20082020

Research activity per year

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Personal profile

Biography

POSITIONS HELD

ARC DECRA Fellow

Co-director of the Integrated Neurogenic Mechanisms Laboratory with Dr Daniel Poole and Dr Nicholas Veldhuis in Faculty of Pharmacy and Pharmaceutical Sciences, Drug Discovery Biology - MIPS

MIPS Teaching Fellow 

Broad research program: The gut has an independent nervous system (Enteric Nervous System) which controls its functions such as bowel movement and absorbing nutrients. We aim to identify new ways to modulate the actions of this nervous system.

Research Impact: By identifying new sites that modulate the ENS, they can be targeted to treat a range of gut disorders (Hirschsprung Disease, Constipation, Irritable Bowel Syndrome, Inflammatory Bowel Disease) 

Expertise: electrophysiology, enteric neurobiology, GI pharmacology, collaborate with clinical teams and industry.

Monash teaching commitment

MIPS Teaching Fellow (2018-present) This scheme aims to identify future leaders in research and provide them with teaching opportunities. 

Curriculum design: Bachelor of Pharmaceutical Science Degree.

Lecturer: BPS2011 Pharmacology I: Biochemical signalling- designed interactive lectures, workshops, online discovery material, practicals and exam questions on GI physiology and pathophysiology.

Previously delivered lectures and tutorials on physiology and neuroscience at Victoria University and Flinders University.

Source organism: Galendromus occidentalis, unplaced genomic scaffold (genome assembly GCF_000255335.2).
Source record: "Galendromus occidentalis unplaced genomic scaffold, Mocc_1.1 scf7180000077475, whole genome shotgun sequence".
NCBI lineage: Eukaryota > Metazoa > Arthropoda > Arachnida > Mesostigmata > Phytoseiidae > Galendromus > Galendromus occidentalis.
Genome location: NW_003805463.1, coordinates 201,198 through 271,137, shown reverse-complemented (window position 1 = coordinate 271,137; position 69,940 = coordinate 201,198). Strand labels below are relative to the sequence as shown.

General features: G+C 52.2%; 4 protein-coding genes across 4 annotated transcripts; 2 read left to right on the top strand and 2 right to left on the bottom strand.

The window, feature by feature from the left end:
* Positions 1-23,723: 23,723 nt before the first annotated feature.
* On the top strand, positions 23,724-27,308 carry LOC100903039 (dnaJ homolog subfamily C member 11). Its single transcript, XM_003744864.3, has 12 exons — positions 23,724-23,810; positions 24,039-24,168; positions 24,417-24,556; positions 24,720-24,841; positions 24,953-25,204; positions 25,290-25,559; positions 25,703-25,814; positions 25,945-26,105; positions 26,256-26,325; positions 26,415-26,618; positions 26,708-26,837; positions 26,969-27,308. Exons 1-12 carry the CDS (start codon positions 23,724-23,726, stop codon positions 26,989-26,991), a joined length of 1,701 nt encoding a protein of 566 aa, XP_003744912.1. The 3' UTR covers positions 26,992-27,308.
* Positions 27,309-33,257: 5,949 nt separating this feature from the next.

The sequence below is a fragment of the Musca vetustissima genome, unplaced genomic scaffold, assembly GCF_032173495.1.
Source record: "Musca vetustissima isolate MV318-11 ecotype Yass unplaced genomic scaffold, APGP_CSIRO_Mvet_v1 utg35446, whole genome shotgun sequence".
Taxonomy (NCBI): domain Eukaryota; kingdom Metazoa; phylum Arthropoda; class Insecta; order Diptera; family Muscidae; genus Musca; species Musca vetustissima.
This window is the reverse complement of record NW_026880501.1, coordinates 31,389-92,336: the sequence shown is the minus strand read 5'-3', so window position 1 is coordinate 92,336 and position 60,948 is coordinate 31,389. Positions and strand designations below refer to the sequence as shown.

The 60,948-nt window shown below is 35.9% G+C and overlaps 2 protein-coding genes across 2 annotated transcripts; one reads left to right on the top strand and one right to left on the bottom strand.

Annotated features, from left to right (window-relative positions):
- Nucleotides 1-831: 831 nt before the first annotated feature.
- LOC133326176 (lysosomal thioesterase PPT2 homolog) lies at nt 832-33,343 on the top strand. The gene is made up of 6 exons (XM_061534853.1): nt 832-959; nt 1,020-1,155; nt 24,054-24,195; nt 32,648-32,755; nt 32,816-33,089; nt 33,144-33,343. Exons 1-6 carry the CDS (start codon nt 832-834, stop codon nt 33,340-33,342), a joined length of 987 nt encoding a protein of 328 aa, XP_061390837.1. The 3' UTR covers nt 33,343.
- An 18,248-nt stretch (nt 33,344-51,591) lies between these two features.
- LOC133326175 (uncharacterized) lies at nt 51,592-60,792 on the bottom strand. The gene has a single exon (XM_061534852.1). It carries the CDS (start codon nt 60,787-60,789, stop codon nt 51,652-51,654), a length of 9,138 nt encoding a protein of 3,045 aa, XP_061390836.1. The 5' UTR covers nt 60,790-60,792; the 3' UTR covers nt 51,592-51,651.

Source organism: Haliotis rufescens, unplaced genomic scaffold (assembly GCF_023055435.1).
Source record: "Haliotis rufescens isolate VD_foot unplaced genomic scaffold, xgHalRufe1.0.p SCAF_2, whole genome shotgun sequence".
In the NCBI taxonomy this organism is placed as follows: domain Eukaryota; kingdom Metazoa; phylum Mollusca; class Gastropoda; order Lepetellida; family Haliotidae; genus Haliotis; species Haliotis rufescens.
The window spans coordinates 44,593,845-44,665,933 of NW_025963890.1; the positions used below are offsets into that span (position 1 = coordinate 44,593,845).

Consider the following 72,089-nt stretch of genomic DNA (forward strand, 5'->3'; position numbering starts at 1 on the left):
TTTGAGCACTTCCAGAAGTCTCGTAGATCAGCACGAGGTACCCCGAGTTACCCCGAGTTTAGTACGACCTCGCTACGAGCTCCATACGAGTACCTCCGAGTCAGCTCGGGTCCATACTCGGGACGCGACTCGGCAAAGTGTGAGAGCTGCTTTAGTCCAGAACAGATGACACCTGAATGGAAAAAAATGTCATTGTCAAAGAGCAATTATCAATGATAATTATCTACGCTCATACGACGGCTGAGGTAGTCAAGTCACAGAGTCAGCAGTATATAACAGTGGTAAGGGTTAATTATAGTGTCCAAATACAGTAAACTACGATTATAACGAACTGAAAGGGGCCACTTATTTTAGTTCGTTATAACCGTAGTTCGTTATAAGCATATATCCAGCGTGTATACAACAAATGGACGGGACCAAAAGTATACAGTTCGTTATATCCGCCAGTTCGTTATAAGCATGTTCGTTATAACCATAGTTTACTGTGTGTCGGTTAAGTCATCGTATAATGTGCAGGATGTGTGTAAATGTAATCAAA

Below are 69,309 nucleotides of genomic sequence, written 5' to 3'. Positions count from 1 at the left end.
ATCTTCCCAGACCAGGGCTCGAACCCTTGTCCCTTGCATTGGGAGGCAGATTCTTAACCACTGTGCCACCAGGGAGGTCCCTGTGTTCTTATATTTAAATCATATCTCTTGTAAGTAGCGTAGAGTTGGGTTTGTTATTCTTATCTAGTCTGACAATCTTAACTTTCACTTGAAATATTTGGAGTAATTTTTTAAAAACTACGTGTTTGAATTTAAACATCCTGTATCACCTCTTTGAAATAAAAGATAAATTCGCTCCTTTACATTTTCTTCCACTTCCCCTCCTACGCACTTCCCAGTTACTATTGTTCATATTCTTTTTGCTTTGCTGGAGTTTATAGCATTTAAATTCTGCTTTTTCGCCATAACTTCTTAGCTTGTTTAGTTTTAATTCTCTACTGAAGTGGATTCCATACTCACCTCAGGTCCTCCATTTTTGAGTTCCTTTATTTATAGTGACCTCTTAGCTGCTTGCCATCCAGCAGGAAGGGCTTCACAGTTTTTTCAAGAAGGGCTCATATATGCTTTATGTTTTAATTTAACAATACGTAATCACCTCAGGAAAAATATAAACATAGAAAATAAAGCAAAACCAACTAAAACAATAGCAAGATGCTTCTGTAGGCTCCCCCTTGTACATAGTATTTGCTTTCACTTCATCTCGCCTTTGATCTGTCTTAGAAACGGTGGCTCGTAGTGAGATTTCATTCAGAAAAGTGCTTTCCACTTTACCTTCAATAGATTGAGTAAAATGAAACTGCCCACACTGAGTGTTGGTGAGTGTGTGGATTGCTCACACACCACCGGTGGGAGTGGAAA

Research interests

We aim to identify ways the ENS can be modulated by targeting:

  • Specific sites on the enteric neurons: We study the roles of G Protein-Coupled Receptors (GPCRs) and mechanosensitive ion channels. Specific examples include delta-opioid receptors, muscarinic M1 receptor, Transient Receptor Potential channels (TRP) TRPV4 and Piezo 1.

Specific conditions of interest:

-The benefits of targeting GPCRs to promote/inhibit movement of the bowel using allosteric modulators

-Conditions promoting activation/internalisation/ desensitization of these receptors and ion channels

-The role of the inflamed bowel in altering the functions of these receptors and ion channels

 

  • Cells that modulate the actions of ENS: There are a series of cells that can alter or assist in the communication pathways of the ENS. We specifically study the actions of enteric glia and muscularis macrophages.

Specific conditions of interest:

-Understanding the differences in the functions of cells in the ageing bowel

-Understanding the differences between cells in the rodent bowel versus the human bowel

-Studying the cellular environment of the "normal" or ganglionated region in the Hirschsprung Bowel

-Determining why patients with Hirschsprung Disease are prone to developing inflammation

Supervision interests

Interested in recruiting students for a broad range of projects

External positions

Honorary Scientist, Murdoch Children's Research Institute

19 Feb 2019 → …

Honorary Scientist, Royal Melbourne Hospital

1 Jan 2015 → …

Network

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